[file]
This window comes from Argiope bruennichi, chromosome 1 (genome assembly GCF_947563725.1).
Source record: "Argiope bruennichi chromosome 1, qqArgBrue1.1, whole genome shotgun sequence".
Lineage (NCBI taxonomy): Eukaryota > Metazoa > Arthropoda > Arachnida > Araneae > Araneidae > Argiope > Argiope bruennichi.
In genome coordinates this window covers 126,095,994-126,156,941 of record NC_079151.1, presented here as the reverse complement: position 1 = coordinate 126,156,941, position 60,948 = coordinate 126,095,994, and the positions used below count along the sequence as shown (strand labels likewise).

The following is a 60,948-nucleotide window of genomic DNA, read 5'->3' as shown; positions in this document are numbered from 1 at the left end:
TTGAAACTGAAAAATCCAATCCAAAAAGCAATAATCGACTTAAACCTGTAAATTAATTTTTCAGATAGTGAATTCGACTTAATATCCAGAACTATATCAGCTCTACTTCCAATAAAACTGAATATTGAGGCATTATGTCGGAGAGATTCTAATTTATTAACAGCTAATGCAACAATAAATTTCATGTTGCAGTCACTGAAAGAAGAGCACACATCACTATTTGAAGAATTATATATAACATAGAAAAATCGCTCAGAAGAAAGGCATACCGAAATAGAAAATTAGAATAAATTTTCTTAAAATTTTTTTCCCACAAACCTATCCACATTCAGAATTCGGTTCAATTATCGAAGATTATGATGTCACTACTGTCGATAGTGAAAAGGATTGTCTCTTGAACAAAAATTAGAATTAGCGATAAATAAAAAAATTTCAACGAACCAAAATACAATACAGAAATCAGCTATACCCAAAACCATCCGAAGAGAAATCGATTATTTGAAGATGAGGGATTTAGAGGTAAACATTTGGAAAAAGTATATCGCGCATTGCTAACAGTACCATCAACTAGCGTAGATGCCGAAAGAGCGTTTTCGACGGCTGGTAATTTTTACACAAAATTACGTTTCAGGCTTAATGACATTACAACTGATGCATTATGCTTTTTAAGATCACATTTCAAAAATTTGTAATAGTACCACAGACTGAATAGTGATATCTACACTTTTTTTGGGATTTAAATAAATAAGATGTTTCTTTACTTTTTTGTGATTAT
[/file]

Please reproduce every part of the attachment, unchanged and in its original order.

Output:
This window comes from Argiope bruennichi, chromosome 1 (genome assembly GCF_947563725.1).
Source record: "Argiope bruennichi chromosome 1, qqArgBrue1.1, whole genome shotgun sequence".
Lineage (NCBI taxonomy): Eukaryota > Metazoa > Arthropoda > Arachnida > Araneae > Araneidae > Argiope > Argiope bruennichi.
In genome coordinates this window covers 126,095,994-126,156,941 of record NC_079151.1, presented here as the reverse complement: position 1 = coordinate 126,156,941, position 60,948 = coordinate 126,095,994, and the positions used below count along the sequence as shown (strand labels likewise).

The following is a 60,948-nucleotide window of genomic DNA, read 5'->3' as shown; positions in this document are numbered from 1 at the left end:
TTGAAACTGAAAAATCCAATCCAAAAAGCAATAATCGACTTAAACCTGTAAATTAATTTTTCAGATAGTGAATTCGACTTAATATCCAGAACTATATCAGCTCTACTTCCAATAAAACTGAATATTGAGGCATTATGTCGGAGAGATTCTAATTTATTAACAGCTAATGCAACAATAAATTTCATGTTGCAGTCACTGAAAGAAGAGCACACATCACTATTTGAAGAATTATATATAACATAGAAAAATCGCTCAGAAGAAAGGCATACCGAAATAGAAAATTAGAATAAATTTTCTTAAAATTTTTTTCCCACAAACCTATCCACATTCAGAATTCGGTTCAATTATCGAAGATTATGATGTCACTACTGTCGATAGTGAAAAGGATTGTCTCTTGAACAAAAATTAGAATTAGCGATAAATAAAAAAATTTCAACGAACCAAAATACAATACAGAAATCAGCTATACCCAAAACCATCCGAAGAGAAATCGATTATTTGAAGATGAGGGATTTAGAGGTAAACATTTGGAAAAAGTATATCGCGCATTGCTAACAGTACCATCAACTAGCGTAGATGCCGAAAGAGCGTTTTCGACGGCTGGTAATTTTTACACAAAATTACGTTTCAGGCTTAATGACATTACAACTGATGCATTATGCTTTTTAAGATCACATTTCAAAAATTTGTAATAGTACCACAGACTGAATAGTGATATCTACACTTTTTTTGGGATTTAAATAAATAAGATGTTTCTTTACTTTTTTGTGATTAT